Data sample
The data used in this report consists of daily closing indices prices from 01. January 1997 to 31. December 2017 for the German DAX and U.S. Russell 2000 Index. The data was collected from Bloomberg Data Service. The DAX is the major German index consisting of the 30 largest companies based in Germany. The DAX is a value weighted index. The Russell 2000 Index is a U.S. small-cap index consisting of 2000 firms. I generate from the daily values weekly and monthly log-values and log-returns and separate the whole sample into two subsamples. The first subsample ranges from 01. January 1997 to 31. December 2007 and the second subsample from 01. January 2008 to December 2017.
Table 1: Descriptive statistics

Methodology

To test for the random walk in equity index time series data, I use the procedure introduced by Lo and MacKinlay (1988). They test the Random Walk Hypothesis by examining the null-hypothesis that the variance ratio is as follow:
VR(n)= 1/n (Var(S_t-S_(t-n)))/(Var(S_t-S_(t-1)) )=1
If the ratio is below unity it reveals negative serial correlations whereas above unity reveals positive serial correlation. The initial intuition of that methodology is to compare the variance of different subsets of time series data in early period with variances in late periods.
Secondly, I will use the autocorrelation function (ACF). The existence from serial correlation which is examined by rhw ACF function proves in inefficiency among stock prices and thereby testing the weak form of market efficiency. Between a time-series from t to s the ACF function is defined as:
?(s)= (?(s))/(?(0))= (E(X_(t+s)- ?)(X_t- ?))/(E(X_t- ?)^2 )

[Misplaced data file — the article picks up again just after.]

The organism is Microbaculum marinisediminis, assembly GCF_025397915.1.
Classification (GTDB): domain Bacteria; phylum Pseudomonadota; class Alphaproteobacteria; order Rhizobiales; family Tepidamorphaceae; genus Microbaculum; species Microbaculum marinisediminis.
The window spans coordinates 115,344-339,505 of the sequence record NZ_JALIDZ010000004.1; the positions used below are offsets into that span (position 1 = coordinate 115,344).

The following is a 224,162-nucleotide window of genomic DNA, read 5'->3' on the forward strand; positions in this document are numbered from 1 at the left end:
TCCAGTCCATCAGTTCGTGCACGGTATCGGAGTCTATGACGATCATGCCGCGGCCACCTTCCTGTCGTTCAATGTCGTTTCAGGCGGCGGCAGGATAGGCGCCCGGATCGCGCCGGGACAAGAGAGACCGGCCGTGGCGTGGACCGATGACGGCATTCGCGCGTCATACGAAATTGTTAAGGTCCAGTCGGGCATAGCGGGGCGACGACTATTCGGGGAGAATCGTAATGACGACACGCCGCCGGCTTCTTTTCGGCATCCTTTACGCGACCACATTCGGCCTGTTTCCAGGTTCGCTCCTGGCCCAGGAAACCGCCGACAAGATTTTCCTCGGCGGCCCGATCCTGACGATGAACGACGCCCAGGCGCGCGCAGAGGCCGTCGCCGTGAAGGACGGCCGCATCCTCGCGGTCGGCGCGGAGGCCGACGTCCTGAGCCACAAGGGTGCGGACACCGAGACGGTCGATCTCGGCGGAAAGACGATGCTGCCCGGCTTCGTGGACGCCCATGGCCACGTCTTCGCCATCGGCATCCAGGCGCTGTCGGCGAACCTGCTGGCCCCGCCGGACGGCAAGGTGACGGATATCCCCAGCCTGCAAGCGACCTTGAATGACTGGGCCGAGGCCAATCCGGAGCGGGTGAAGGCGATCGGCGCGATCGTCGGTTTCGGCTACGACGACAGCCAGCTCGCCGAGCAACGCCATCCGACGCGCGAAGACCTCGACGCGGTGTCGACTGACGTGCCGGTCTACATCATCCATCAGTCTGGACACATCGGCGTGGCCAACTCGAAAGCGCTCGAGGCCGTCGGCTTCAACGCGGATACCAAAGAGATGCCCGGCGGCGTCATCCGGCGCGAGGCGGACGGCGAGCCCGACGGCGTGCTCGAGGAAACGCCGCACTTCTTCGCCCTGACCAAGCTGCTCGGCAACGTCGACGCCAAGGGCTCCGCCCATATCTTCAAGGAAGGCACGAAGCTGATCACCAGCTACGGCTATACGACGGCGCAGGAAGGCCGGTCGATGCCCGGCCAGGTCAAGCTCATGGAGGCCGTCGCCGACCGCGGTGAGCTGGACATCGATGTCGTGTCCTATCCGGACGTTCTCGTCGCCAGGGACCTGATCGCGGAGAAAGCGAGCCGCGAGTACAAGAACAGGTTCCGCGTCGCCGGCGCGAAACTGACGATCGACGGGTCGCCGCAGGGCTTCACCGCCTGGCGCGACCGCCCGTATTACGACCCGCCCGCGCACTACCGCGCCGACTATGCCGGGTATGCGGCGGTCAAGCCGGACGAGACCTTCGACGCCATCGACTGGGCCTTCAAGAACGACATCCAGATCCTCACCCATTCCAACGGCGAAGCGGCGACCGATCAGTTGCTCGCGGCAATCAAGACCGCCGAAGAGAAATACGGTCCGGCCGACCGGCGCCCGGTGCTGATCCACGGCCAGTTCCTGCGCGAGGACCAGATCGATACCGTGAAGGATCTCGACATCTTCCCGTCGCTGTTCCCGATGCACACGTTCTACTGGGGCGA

Additionally, I use a third test the Ljung-Box Q-test to test on serial correlation which provides a better fit to chi-square distribution:
Q_LB=n(n+2) ?_(t=1)^m?(? ?^2 (t))/(n-t)
My fourth test is the augmented Dickey-Fuller (ADF) test which is the common unit-root test besides the Philips Perron test. The ADF test is in particular suitable for a larger and more complicated time-series data set. It tests the existence of a unit root in a particular time series of stock returns. The test statistic results into a negative number which indicates the more negative the results becomes the stronger the rejection of the null hypothesis. The ADF test is defined as follows:
?P_t= ?_0+ ?_1 t+ ?_0 P_(t-1)+?_(i=1)^q???_i ?P_(it-i)+?_it ?
My fifth test is the Chow Denning test. Even though the Lo and MacKinley test statistic is a powerful test for homoscedasticity and heteroscedasticity nulls, it does not replace a multiple variance ratio approach first introduced by Hochberg (1974) because it ignores the joint nature of testing for the RWH. The multiple variance ratio test allows individual variance ratios while covering the entire sample rather than certain subsample. To test the joint null hypothesis, the Chow-Denning (1993) test statistic is defined as: